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    ABSTRACT: Sensitization to chemicals resulting in an allergy is an important health issue. The current gold-standard method for identification and characterization of skin-sensitizing chemicals was the mouse local lymph node assay (LLNA). However, for a number of reasons there has been an increasing imperative to develop alternative approaches to hazard identification that do not require the use of animals. Here we describe a human in-vitro skin explant test for identification of sensitization hazards and the assessment of relative skin sensitizing potency. This method measures histological damage in human skin as a readout of the immune response induced by the test material. Using this approach we have measured responses to 44 chemicals including skin sensitizers, pre/pro-haptens, respiratory sensitizers, non-sensitizing chemicals (including skin-irritants) and previously misclassified compounds. Based on comparisons with the LLNA, the skin explant test gave 95% specificity, 95% sensitivity, 95% concordance with a correlation coefficient of 0.9. The same specificity and sensitivity were achieved for comparison of results with published human sensitization data with a correlation coefficient of 0.91. The test also successfully identified nickel sulphate as a human skin sensitizer, which was misclassified as negative in the LLNA. In addition, sensitizers and non-sensitizers identified as positive or negative by the skin explant test have induced high/low T cell proliferation and IFNγ production, respectively. Collectively, the data suggests the human in-vitro skin explant test could provide the basis for a novel approach for characterization of the sensitizing activity as a first step in the risk assessment process. Copyright © 2015 John Wiley & Sons, Ltd. Copyright © 2015 John Wiley & Sons, Ltd.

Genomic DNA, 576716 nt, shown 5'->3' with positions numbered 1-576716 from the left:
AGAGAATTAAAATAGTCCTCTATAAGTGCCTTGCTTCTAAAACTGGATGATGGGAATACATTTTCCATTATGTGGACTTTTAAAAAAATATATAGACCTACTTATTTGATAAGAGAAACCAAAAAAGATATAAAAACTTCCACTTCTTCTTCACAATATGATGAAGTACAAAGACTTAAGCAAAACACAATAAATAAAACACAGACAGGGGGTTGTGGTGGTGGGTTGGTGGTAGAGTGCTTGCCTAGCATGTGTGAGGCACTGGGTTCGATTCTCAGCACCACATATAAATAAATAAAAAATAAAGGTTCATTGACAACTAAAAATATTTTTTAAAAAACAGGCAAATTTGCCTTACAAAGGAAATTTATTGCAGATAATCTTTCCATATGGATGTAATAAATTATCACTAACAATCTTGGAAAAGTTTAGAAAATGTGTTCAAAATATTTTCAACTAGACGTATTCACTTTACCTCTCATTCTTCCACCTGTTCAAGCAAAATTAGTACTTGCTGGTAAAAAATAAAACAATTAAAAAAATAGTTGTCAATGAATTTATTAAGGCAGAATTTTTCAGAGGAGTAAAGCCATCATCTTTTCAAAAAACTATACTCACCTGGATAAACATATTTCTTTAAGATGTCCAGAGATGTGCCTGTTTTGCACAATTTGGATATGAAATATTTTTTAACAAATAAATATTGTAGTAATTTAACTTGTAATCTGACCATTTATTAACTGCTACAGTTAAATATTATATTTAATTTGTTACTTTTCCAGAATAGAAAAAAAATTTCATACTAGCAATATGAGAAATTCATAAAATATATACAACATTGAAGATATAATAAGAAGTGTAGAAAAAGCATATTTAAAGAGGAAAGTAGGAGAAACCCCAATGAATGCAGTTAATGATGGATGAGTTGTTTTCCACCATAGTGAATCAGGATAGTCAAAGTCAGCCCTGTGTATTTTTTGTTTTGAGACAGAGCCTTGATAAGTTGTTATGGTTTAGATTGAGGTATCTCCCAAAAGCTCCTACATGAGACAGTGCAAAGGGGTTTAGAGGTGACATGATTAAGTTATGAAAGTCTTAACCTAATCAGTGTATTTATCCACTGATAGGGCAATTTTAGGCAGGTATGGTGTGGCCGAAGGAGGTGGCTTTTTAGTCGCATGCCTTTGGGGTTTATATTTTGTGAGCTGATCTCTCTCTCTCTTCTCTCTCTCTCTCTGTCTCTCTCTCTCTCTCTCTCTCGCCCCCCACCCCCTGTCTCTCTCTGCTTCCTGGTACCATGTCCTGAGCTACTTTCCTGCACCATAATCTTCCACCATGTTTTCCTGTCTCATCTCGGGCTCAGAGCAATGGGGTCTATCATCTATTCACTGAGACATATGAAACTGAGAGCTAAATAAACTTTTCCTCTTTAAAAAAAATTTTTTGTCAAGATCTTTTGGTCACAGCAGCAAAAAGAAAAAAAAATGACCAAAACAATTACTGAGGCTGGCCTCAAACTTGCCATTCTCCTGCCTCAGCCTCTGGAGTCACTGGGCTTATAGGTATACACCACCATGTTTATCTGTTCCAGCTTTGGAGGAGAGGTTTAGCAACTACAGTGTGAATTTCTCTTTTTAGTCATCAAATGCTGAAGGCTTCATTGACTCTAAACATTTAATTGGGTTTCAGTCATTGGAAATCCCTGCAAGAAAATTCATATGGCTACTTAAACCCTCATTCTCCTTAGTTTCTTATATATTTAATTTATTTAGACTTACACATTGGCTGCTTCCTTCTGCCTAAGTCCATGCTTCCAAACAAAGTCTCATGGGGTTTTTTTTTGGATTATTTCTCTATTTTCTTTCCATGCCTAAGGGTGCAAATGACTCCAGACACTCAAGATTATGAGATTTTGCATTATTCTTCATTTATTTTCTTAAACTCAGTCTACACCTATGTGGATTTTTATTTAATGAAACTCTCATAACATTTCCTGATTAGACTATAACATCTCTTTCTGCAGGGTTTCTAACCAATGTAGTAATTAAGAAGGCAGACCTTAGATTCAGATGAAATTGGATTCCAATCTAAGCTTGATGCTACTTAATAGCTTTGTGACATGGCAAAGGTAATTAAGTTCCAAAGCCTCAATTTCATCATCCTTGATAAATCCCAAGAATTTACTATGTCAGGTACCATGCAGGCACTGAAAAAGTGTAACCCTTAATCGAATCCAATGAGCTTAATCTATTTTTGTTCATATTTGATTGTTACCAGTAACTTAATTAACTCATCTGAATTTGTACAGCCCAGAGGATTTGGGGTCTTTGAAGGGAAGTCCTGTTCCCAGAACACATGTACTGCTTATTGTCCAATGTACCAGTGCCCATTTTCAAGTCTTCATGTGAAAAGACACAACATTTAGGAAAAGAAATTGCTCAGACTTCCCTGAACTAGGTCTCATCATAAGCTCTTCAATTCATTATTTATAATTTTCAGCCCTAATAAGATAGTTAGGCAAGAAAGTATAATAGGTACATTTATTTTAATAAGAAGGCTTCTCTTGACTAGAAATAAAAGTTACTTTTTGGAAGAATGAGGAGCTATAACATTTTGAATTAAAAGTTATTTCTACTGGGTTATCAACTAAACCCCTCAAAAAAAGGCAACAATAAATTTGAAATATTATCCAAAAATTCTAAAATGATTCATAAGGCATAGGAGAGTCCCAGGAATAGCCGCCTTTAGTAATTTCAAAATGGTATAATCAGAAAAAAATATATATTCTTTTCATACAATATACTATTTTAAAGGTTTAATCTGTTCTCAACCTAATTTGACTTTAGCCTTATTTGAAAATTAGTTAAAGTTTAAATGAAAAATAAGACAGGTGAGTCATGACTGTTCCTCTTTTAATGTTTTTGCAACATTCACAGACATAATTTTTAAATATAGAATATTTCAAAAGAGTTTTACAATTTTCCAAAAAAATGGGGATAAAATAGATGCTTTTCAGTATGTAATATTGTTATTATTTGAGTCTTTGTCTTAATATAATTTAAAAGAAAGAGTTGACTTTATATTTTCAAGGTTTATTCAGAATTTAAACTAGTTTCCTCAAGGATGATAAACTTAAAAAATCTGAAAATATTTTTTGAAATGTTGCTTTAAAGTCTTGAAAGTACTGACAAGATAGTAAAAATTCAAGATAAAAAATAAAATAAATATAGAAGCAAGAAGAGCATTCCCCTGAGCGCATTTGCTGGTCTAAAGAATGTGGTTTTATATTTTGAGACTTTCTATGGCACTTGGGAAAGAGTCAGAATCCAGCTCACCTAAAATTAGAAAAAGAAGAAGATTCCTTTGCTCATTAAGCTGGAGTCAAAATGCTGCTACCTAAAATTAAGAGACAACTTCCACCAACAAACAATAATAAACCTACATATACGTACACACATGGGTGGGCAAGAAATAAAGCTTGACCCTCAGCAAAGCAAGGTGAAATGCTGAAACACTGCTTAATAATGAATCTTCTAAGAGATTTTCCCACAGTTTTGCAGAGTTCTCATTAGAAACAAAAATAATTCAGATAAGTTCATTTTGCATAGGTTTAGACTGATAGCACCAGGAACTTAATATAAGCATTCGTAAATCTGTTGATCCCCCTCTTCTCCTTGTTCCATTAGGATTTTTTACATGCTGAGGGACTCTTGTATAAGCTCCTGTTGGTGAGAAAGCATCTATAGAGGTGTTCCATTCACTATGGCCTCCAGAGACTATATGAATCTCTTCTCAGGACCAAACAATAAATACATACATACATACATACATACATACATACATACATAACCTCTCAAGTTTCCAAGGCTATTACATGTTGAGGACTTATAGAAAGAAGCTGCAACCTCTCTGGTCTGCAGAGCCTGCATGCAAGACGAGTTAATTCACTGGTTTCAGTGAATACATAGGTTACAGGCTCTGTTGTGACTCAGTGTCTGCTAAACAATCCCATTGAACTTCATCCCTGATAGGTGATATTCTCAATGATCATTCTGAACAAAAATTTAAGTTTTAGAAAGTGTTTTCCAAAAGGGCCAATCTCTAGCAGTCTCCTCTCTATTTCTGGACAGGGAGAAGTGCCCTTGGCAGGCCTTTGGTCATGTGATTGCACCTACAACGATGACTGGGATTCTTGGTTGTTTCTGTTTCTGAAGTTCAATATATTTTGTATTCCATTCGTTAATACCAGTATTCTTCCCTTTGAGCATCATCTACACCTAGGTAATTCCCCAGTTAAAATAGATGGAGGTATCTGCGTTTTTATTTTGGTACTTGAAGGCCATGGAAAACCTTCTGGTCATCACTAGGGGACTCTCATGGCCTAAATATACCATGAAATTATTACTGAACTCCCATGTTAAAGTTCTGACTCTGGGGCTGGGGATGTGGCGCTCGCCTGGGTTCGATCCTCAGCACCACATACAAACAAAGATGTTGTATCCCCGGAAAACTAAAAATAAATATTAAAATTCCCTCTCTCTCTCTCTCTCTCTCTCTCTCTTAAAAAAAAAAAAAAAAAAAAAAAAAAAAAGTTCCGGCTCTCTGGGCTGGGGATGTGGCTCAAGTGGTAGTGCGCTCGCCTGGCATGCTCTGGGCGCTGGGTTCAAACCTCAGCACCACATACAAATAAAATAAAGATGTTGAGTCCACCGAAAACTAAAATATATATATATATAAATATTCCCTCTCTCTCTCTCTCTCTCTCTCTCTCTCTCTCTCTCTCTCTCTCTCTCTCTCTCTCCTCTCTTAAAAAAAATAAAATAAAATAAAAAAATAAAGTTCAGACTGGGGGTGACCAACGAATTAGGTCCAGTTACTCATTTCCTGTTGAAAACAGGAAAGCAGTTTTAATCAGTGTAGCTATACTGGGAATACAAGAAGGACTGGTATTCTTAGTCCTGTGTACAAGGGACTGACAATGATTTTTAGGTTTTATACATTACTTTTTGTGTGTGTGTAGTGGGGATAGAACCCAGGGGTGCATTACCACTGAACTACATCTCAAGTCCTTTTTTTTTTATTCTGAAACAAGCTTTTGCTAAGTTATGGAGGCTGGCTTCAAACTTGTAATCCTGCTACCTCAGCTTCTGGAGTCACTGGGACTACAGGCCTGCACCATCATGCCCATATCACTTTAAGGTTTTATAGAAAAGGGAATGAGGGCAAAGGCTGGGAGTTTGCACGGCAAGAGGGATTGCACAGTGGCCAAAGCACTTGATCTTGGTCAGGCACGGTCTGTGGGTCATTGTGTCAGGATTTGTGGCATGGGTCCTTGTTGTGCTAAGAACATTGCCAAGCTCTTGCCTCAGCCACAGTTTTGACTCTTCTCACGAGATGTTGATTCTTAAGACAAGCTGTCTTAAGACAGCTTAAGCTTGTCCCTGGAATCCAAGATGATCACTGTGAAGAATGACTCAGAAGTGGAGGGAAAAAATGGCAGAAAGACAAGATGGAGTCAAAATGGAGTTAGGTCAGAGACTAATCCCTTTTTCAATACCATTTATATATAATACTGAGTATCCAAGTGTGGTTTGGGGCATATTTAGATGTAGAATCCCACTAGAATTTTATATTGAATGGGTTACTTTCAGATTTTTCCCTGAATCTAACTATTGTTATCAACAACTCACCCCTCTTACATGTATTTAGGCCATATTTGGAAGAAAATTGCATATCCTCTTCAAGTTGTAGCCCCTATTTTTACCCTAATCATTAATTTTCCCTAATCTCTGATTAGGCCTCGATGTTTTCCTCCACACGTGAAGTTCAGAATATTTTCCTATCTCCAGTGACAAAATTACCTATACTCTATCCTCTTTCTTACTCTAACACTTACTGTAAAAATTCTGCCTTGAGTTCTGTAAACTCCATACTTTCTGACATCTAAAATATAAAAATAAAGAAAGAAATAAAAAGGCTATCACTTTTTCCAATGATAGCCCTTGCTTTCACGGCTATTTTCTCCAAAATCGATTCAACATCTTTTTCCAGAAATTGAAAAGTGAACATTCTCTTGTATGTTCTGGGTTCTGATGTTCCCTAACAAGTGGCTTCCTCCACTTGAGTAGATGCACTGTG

Journal of Applied Toxicology 08/2015; DOI:10.1002/jat.3197 · 2.98 Impact Factor
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    • "One general factor that is believed to influence reactivity and skin sensitising potential is chemical structure. It has been suggested that the modest sensitising activity of methacrylates is attributable to the a-methyl substitution of the a-b double bond that in turn destabilises the Michael transition state reducing capacity to react with glutathione and protein-SH groups (Greim et al., 1995; Patlewicz et al., 2007). This is in contrast to the situation that pertains to the structurally related acrylates that show rates of glutathione reactivity that are at least two orders of magnitude higher than seen with the methacrylates (McCarthy et al., 1994), and stronger reactivity in guinea pig assays (Greim et al., 1995), and the LLNA (Dearman et al., 2007). "